I interviewed William Taylor to ask him some questions about his new book ‘Revolutionary Sex.'

Why do we need another book on the topic of sex and marriage?

I think when an issue like this comes along and really tests the church, it forces us to think much more deeply about the issue. Ironically, all the negative things that have come as a result of the church having false teaching within it have forced us to get much clearer on God's purpose for sex, marriage and relationships; that's what I think this book is seeking to address.

Why does it matter that we as Christians get our thinking clear on this topic?

First it matters theologically. Marriage is such a huge theological theme and category in the Bible. We only understand God more deeply as we understand his purpose for marriage more deeply. We understand Jesus more profoundly and his love for us (which is a public, permanent, intimate commitment to us) as we understand God's purpose in marriage. So on a theological level coming to grips with what it means to be made male and female in the image of God and then what it means to be brought together in marriage (male and female, publicly, permanently and intimately committed to each other) has profound implications for the way we think about God, the church, Christ, and his commitment to us.

Second it matters practically and personally. Whilst our culture says it values sex very highly the reality is that it treats sex as a disposable commodity. If we are right in our understanding that sex is something that impacts the very core of our being (as Paul says it is) then as Christians if we treat sex as a disposable commodity we are damaging both ourselves and the church and the culture in which we live.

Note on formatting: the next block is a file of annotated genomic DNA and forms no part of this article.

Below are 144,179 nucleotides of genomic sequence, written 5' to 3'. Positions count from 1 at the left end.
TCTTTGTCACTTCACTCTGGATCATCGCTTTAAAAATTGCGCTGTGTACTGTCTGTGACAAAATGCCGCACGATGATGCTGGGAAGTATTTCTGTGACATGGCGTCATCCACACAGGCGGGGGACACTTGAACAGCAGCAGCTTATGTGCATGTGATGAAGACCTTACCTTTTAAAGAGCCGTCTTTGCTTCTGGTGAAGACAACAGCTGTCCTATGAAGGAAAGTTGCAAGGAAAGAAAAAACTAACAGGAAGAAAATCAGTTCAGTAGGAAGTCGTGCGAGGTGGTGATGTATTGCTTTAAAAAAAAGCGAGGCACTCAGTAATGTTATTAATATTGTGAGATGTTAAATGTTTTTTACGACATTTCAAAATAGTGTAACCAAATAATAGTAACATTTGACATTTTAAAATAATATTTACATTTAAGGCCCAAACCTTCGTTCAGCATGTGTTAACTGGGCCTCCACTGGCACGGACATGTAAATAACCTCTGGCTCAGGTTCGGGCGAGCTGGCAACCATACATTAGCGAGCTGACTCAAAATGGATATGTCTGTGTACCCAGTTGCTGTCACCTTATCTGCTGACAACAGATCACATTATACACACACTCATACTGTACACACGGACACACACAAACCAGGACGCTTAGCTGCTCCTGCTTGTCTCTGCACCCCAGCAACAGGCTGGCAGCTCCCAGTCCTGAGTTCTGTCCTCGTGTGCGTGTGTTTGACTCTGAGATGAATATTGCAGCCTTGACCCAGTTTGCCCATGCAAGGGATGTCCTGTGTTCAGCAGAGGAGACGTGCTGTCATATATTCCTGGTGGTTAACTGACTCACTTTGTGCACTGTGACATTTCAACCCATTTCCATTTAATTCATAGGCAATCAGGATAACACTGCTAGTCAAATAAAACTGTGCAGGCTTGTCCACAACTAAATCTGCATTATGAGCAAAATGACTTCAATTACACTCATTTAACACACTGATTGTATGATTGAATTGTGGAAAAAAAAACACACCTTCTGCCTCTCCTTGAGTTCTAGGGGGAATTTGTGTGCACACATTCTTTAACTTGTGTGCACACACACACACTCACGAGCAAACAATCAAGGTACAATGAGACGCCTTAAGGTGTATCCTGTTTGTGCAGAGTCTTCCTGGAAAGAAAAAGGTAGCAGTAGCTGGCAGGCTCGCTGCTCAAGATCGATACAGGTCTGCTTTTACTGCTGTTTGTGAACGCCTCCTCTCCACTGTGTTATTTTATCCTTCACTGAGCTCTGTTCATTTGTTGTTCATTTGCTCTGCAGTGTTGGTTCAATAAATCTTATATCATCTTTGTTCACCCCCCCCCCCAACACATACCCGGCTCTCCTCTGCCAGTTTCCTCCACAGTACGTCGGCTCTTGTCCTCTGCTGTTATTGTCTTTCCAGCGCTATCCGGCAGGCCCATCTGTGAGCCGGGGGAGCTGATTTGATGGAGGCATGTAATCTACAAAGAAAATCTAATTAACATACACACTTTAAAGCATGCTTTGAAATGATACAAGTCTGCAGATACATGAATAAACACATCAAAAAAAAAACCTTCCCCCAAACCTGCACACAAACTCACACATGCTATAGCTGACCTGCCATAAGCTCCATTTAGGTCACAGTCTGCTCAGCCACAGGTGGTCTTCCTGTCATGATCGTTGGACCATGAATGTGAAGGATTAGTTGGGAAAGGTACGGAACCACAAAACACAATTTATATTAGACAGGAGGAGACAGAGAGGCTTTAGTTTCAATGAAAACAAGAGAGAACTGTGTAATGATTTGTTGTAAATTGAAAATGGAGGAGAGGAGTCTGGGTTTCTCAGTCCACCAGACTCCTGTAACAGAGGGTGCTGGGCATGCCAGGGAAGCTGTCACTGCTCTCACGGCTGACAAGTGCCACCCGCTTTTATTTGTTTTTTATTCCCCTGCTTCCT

If however we get it right the opportunities for witness and evangelism in our culture, as we hold out godly models of the rule of Christ, are profound.

What are some of the ways our culture gets it wrong?

I think as a western liberal culture we have bought the oldest three lies in the book. First, that God is a spoilsport. Second, that there will be no consequences to our ignoring his rule and third, that we will achieve adulthood and maturity as we break free from God. As we buy those lies we find precisely the reverse to be the case.

What comfort is there for those who feel they have particularly messed up in this area?

I think that is an immensely important question because, living in the culture in which we currently live, I cannot imagine anybody who in one way or another does not feel that they've messed up. As I say in the book I'm writing as someone who is personally deeply aware of failures and aware of many people who I've spoken to over decades about this topic. Ultimately it is the gospel, the glorious truth (of which marriage is a model) of a God who is permanently, selflessly, sacrificially committed to us, which is of profound comfort and real lasting practical benefit as I see sins forgiven and conscience cleansed.